Sunday, August 12, 2012

On Trek Fan-produced Book Covers

As the old saying goes, you can't judge a book by its cover... and yet this is exactly what we do with our traditional print media! You browse the shelves, something catches your eye, perhaps only the spine, so you pick it up, check out the cover then flip it over and read the back promo-text ... and nine-times-out-of-ten your decision has been made!

The cover is just as much a communication media as the writing inside the book: it tells the prospective reader, using visual cues, what they can expect from this book. Everything written is unique in some way and a publisher treads a fine line between preserving that unique quality whilst at the same time presenting the publication in such a way as to make it recognisable and attractive to its target audience. For example our Trekzine, Personal Logs, needed to be recognisable as...
  • short stories and art...
  • about Star Trek, any series and era...
  • a wide range of story types from action/adventure to personal relationship dramas...
  • Fan produced...
  • rated PG13 or less...
All of these key points, which by the way would be tags you would need to apply to your work where possible, should be recognisable from the cover either by being spelled out in the promotional blurb or by recognisable memes in the cover art, font, colour scheme or layout of the cover

Does an illustration have to accurately record something that happens in the story? That is a bitterly fought argument! My own thoughts on the matter are: why can't you have both? A cover that sells the story and accurately shows a scene in the story? Given that a cover might have a minor difference with the story but really ticks all the boxes to draw the casual browser, I would only veto it if the author vehemently disagreed with it – mainly because if they felt that strongly about it then others who read it and liked it might as well.

Marion Gropen puts it this way on the Self-Publishing Yahoo Group, “If you put art that looks like a cozy mystery on an urban fantasy, it doesn't matter that the room depicted actually appears in the book. The reader who buys it will be expecting a cozy, and they'll be annoyed when it's not. And the reader who actually would like your book probably won't buy it, based on that cover image.”

So what do I look for in a cover? Two things. Primarily I'm looking for something that will allow the prospective reader to accurately identify the style, genre and content of the story. This might sound “commercial” to you - a strange thing to say about a fan production! - but there is a language and symbology to covers, just as there is to road signs and food packaging, and it is this that will make the initial connection between your book and the browsing reader - especially for an online publication where there is no practical need for a back cover.

However whilst showing how this is similar to other stories the prospective reader might have read, it also needs to explain how it is different as well. It needs to show the unique spark that will make the story memorable for the reader. Hopefully so much so that they will go looking for others thing the author has written!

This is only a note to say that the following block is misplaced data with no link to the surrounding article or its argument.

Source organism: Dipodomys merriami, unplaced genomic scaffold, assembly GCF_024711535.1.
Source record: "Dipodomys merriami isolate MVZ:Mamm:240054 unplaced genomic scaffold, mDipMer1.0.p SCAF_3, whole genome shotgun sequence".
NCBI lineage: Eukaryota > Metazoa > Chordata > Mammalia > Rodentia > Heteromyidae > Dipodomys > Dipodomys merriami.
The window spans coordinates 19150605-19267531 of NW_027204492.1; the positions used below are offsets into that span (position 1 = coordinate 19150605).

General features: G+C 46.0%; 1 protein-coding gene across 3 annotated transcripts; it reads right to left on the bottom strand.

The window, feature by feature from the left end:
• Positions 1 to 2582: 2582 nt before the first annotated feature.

Remember that what we as amateur publishers want to do is to emulate professional publishers right up to, but not including the vast profits they make! The writer creates the stories, we package it in such a way as to attract an audience for it and facilitate the distribution of the finished works. How does one do that for a Star Trek fan produced fiction? Well, how better to find out than to study the history of Star Trek book covers? Have a flick through Arnold E. van Beverhoudt, Jr's Sandcastle V.I. gallery of scans of the covers in his possession starting from HERE...
  • The Bantam TV Adaptations The focus is brand-recognition of Star Trek and that it is part of a series of a collectable anthologies which you can follow. Very SciFi from the Analog generation.
  • The Bantam Original Series Novels The focus is on the fact that they are Science Fiction - spacescapes and exotic aliens - rather than the Original Series characters.
  • The Pocket Books Original Series Novels This is what most people think of when you say, Original Series paperbacks – everyone has some! Follow the development of a standard format, almost a trademark look, that was instantly identifiable as Star Trek and focused on the characters - almost always Kirk, Spock and McCoy.
  • The Pocket Book TNG Novels Three dimensional serif fonts, photos or photorealistic graphics, no borders, almost Spartan covers
  • The Pocket Book DSN Novels The later DSN covers between 2002 – 2009 were very artistic, almost abstract designs with a larger more prominent portrait and traditional Trek sans serif fonts
  • The Pocket Book Voyager Novels Interesting to note that the Voyager covers went from portraits of characters in the String Theory series of 2006 to spacescapes in 2009 – 2011, which seems to suggest to me that the books were moving their focus away from the characters to content
  • The Pocket Book Enterprise Novels The variety of themes on Enterprise book covers, in addition to characters, suggests to me that Pocket Books never really settled on whether this series should be character focused or plot-centred. Always good, sometimes artistic design, with the series title once again featured
  • The Book covers shown on Memory Alphas' upcoming list don't show any surprises, other than a return from the recent spacescapes to character portraits once again. 
 What are your opinions of the way Trek book covers have changed over the years?

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